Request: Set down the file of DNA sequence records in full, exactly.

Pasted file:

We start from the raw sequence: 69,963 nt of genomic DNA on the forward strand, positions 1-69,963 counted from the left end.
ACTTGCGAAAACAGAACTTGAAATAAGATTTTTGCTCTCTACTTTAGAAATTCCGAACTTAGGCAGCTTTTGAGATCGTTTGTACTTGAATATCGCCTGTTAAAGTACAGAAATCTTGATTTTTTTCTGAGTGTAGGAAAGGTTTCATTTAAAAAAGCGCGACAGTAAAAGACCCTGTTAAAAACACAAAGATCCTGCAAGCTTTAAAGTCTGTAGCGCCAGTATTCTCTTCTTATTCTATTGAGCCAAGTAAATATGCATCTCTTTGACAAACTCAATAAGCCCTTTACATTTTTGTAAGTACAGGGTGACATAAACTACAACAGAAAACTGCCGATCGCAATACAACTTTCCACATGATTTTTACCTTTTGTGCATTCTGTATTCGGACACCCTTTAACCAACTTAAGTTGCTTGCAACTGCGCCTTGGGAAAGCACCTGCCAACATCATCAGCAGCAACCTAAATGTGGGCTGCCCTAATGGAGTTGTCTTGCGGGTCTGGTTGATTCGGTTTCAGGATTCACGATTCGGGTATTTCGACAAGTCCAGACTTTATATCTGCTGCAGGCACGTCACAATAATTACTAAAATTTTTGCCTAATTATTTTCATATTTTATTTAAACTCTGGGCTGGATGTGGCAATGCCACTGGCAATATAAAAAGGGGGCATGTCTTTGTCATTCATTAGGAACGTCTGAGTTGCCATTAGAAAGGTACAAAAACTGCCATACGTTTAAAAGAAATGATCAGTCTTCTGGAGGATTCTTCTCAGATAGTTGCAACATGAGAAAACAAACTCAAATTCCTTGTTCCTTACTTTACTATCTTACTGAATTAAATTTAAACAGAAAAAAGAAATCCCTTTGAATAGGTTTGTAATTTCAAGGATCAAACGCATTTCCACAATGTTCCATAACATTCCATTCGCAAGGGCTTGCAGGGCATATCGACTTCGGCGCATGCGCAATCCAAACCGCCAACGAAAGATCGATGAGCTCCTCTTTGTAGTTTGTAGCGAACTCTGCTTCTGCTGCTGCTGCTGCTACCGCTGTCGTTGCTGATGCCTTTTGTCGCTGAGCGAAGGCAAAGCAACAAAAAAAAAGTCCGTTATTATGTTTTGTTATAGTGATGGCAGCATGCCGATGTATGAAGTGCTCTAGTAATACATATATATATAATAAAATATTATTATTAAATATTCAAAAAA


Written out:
We start from the raw sequence: 69,963 nt of genomic DNA on the forward strand, positions 1-69,963 counted from the left end.
ACTTGCGAAAACAGAACTTGAAATAAGATTTTTGCTCTCTACTTTAGAAATTCCGAACTTAGGCAGCTTTTGAGATCGTTTGTACTTGAATATCGCCTGTTAAAGTACAGAAATCTTGATTTTTTTCTGAGTGTAGGAAAGGTTTCATTTAAAAAAGCGCGACAGTAAAAGACCCTGTTAAAAACACAAAGATCCTGCAAGCTTTAAAGTCTGTAGCGCCAGTATTCTCTTCTTATTCTATTGAGCCAAGTAAATATGCATCTCTTTGACAAACTCAATAAGCCCTTTACATTTTTGTAAGTACAGGGTGACATAAACTACAACAGAAAACTGCCGATCGCAATACAACTTTCCACATGATTTTTACCTTTTGTGCATTCTGTATTCGGACACCCTTTAACCAACTTAAGTTGCTTGCAACTGCGCCTTGGGAAAGCACCTGCCAACATCATCAGCAGCAACCTAAATGTGGGCTGCCCTAATGGAGTTGTCTTGCGGGTCTGGTTGATTCGGTTTCAGGATTCACGATTCGGGTATTTCGACAAGTCCAGACTTTATATCTGCTGCAGGCACGTCACAATAATTACTAAAATTTTTGCCTAATTATTTTCATATTTTATTTAAACTCTGGGCTGGATGTGGCAATGCCACTGGCAATATAAAAAGGGGGCATGTCTTTGTCATTCATTAGGAACGTCTGAGTTGCCATTAGAAAGGTACAAAAACTGCCATACGTTTAAAAGAAATGATCAGTCTTCTGGAGGATTCTTCTCAGATAGTTGCAACATGAGAAAACAAACTCAAATTCCTTGTTCCTTACTTTACTATCTTACTGAATTAAATTTAAACAGAAAAAAGAAATCCCTTTGAATAGGTTTGTAATTTCAAGGATCAAACGCATTTCCACAATGTTCCATAACATTCCATTCGCAAGGGCTTGCAGGGCATATCGACTTCGGCGCATGCGCAATCCAAACCGCCAACGAAAGATCGATGAGCTCCTCTTTGTAGTTTGTAGCGAACTCTGCTTCTGCTGCTGCTGCTGCTACCGCTGTCGTTGCTGATGCCTTTTGTCGCTGAGCGAAGGCAAAGCAACAAAAAAAAAGTCCGTTATTATGTTTTGTTATAGTGATGGCAGCATGCCGATGTATGAAGTGCTCTAGTAATACATATATATATAATAAAATATTATTATTAAATATTCAAAAAA